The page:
Friday, October 23, 2009
Opinions differ on energy-saving “stretch” building code
In anticipation of a public forum to discuss appending energy-saving requirements to the town’s building code, the Board of Selectmen (BOS) invited Glenn Reed and Dan Cook of the Energy Committee to present basic information and address ramifications of the state’s new optional building regulation, called the “Stretch” code. Carlisle Building Commissioner John Luther and Housing Authority member James Bohn joined the discussion at the October 13 BOS meeting.
The Massachusetts Board of Building Regulations and Standards adopted the new code as an optional appendix in May 2009. Cities and towns may adopt this code to improve energy efficiency in buildings. The guidelines enhance previous building requirements to provide 20% greater efficiency. No town close to Carlisle has adopted the new code, although it is under discussion in Concord, according to Luther. “About half of the towns are going to adopt this by January,” said Luther. “Everybody’s just getting started.”
The additional costs in constructing a new 2,700 square-foot home with the enhanced energy savings specified under the code might result in an $8,000 incremental cost. The cost of renovations to existing properties will increase by 1-2%. The engineering invested to develop these more efficient and smaller heating and cooling systems does increase the price of these new models. However, rebates from electric and gas companies offset the costs over time for the homeowner. For example, Luther noted that with proper replacement of the police station water heater, a $1,500 rebate could offset the costs.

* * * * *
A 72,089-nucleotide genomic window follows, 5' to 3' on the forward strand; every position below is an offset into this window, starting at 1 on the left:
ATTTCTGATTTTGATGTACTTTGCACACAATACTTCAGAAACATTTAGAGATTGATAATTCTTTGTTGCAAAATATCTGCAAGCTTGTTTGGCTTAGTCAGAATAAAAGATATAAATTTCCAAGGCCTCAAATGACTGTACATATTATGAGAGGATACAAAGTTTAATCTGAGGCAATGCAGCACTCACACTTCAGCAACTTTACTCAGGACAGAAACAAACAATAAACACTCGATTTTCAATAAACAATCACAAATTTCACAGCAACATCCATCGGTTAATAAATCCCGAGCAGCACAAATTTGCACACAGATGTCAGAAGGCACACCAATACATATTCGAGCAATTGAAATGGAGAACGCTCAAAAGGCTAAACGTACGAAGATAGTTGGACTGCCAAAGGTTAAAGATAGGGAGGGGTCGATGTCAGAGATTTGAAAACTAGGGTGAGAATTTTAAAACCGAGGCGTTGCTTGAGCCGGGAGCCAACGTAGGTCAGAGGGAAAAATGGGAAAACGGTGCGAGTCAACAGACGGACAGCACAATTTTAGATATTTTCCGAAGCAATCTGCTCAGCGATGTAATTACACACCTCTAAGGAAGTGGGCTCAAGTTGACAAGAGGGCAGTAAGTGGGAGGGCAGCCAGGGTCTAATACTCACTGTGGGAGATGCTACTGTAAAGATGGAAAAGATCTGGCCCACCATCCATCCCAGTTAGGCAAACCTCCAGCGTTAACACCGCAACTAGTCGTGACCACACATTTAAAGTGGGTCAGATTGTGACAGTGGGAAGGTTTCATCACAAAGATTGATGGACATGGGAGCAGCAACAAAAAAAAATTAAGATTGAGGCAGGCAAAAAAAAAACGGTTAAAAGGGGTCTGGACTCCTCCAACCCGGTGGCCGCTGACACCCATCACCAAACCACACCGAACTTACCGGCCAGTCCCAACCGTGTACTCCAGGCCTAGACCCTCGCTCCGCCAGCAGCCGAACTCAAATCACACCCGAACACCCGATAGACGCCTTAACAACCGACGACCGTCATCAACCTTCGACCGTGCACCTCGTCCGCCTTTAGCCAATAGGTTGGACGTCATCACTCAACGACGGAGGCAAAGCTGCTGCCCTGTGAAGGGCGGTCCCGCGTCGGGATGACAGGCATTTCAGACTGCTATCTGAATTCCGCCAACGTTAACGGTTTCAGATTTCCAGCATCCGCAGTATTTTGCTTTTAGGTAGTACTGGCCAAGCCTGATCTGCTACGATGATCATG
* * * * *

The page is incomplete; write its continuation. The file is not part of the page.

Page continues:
“If this is such a good economic idea, why do we have to prescribe it?” asked BOS Chair Tim Hult.
“Most people are building to this, but there will always be laggards,” responded Reed. ”This is good practice.” Reed felt that the code might bolster Carlisle’s reputation as a “green community.”
Bohn spoke up to voice his concern that raising the costs on new housing and renovation would push the costs of living in Carlisle to an even higher level. He noted that the Home Builders Association of Massachusetts opposes the code. The group also briefly discussed how the need for visits from a special inspector could slow down and increase costs of building projects. Bohn emphasized that the code would impose unwarranted and unsubstantiated costs on the first-time homeowner.
Hult drew discussion to a close, and reiterated the upcoming open meeting as an opportunity for more discussion. Luther will arrange for presentations from several builders to share their experiences in building energy-efficient homes at the forum. ∆
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